Bryce, James (1767-1857) (DNB00)
|←Bryce, David||Dictionary of National Biography, 1885-1900, Volume 07
Bryce, James (1767-1857)
|Bryce, James (1806-1877)→|
BRYCE, JAMES, the elder (1767–1857), divine, was born at Airdrie in Lanarkshire 5 Dec. 1767. He was the son of John Bryce, descended from a family of small landowners settled at Dechmont in that county, and of Robina Allan, whose family, originally possessed of considerable property near Airdrie, had lost most of it in the troubles of the seventeenth century, in which they had espoused the covenanting cause.
The son was educated at the university of Glasgow, and in 1795 was ordained minister of the Scottish Antiburgher Secession Church. He was accused before the synod of latitudinarianism because he had minimised the difference between his own and other denominations of christians, had condemned the extreme assumption of power by the clergy, and had argued that the dogmatic creeds of the church received too much respect as compared with the scriptures. He was suspended for two years, and when restored to his functions, feeling some indignation at the intolerant spirit which then reigned in Scotland, he accepted an invitation to visit Ireland, where he ultimately settled in 1805 as minister of the antiburgher congregation at Killaig in county Londonderry. At this time the ministers of the antiburgher and burgher bodies in Ulster had been offered a share in the regium donum, an annual endowment paid by the lord-lieutenant to the presbyterian ministers (abolished in 1869). This had been distributed as a free gift without conditions; it was now for political reasons proposed greatly to increase its amount, but to require the recipient to first take the oath of allegiance, and to have the lord-lieutenant an absolute veto on its bestowal. The ministers of Bryce's denomination vehemently denounced these terms, but when they found that the stipend could not be otherwise obtained, they submitted and took it. He alone stood firm, holding that the requirements were dishonouring to Christ of the supreme head of the church, and tended to enslave a minister of religion and to degrade his office. Although separated thereby from his fellow-ministers, and unsupported by the parent church in Scotland, he maintained his principles, and thus, as others gradually gathered round him, became the founder of a branch of the presbyterian church which took the name of the Associate Presbytery of Ireland. This body was ultimately united with the Scottish united presbyterian church, which had by that time come to adopt similar views of spiritual independence. Mr. Bryce was a man of originality and literary culture, but he published little except several statements of his case and position in the question just described. He died at Killaig at the age of ninety, 34 April 1837, having preached twice on the sabbath preceding his death.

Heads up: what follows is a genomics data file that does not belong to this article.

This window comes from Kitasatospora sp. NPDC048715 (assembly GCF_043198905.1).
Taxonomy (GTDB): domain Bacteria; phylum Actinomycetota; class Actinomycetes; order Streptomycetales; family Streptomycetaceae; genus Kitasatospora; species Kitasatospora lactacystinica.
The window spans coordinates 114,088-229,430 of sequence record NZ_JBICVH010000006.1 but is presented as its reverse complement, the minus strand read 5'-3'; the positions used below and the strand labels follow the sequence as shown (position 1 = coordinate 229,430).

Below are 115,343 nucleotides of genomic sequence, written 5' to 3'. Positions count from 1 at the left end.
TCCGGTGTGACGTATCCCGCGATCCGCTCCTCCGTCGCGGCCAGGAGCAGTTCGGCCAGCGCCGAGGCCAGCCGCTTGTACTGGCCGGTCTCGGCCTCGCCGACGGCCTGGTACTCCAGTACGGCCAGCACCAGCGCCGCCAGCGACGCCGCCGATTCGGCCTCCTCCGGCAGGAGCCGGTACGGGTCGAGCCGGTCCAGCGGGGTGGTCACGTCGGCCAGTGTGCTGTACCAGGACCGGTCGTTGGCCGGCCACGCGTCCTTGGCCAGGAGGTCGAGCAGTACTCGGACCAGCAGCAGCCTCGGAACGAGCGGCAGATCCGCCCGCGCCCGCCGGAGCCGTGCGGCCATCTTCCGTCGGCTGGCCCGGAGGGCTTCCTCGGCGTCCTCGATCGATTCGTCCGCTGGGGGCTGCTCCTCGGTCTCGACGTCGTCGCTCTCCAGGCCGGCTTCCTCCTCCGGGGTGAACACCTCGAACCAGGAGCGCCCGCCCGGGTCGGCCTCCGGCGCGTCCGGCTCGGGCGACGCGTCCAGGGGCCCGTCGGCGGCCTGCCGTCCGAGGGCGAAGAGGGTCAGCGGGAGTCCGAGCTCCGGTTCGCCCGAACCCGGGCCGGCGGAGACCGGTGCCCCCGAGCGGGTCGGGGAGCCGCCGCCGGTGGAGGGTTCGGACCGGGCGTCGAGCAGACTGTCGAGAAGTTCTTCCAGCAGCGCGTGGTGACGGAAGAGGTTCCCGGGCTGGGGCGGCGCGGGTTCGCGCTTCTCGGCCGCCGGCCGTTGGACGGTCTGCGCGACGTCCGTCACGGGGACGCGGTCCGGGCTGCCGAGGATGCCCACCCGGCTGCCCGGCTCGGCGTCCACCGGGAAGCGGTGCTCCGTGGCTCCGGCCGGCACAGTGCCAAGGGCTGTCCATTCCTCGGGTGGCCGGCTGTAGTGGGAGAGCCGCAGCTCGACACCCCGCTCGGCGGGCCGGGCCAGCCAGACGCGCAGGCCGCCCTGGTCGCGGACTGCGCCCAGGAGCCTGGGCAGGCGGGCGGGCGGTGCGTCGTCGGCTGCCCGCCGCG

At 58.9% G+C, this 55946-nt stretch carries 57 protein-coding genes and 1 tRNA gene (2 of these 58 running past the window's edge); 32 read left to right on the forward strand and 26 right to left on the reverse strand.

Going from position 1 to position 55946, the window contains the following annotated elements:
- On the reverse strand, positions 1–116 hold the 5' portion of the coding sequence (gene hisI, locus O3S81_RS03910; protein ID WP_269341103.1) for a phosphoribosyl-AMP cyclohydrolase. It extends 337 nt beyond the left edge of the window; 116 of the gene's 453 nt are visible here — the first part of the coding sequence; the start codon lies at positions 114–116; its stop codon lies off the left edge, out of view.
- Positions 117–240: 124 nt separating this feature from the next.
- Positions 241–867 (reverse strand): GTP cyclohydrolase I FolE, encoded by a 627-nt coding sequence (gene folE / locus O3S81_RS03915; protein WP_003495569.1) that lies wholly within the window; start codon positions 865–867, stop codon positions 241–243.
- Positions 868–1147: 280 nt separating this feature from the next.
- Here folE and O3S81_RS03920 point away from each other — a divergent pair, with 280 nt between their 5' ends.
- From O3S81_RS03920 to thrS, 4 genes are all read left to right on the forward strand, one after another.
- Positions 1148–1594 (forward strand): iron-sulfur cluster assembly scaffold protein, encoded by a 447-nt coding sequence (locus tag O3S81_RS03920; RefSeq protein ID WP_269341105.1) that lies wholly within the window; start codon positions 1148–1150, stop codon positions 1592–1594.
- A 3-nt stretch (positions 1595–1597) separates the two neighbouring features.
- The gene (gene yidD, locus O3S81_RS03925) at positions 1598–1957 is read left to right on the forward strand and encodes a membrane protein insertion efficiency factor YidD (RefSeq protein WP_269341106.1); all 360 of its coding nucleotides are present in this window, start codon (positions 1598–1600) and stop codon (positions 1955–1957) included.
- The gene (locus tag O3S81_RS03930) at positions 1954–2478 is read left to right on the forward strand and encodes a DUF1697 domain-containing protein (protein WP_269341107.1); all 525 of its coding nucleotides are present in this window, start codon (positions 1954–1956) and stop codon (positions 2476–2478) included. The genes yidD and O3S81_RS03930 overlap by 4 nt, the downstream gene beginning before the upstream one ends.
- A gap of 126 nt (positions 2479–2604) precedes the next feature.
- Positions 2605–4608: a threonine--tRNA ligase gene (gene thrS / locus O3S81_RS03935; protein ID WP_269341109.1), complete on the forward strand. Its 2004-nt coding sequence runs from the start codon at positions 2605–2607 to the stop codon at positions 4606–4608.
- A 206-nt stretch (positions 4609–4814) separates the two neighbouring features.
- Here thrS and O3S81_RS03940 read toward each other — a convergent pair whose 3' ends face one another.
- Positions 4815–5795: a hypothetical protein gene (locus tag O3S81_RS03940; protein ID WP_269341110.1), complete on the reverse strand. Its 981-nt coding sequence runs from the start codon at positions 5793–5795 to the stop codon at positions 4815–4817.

[Information from the family.]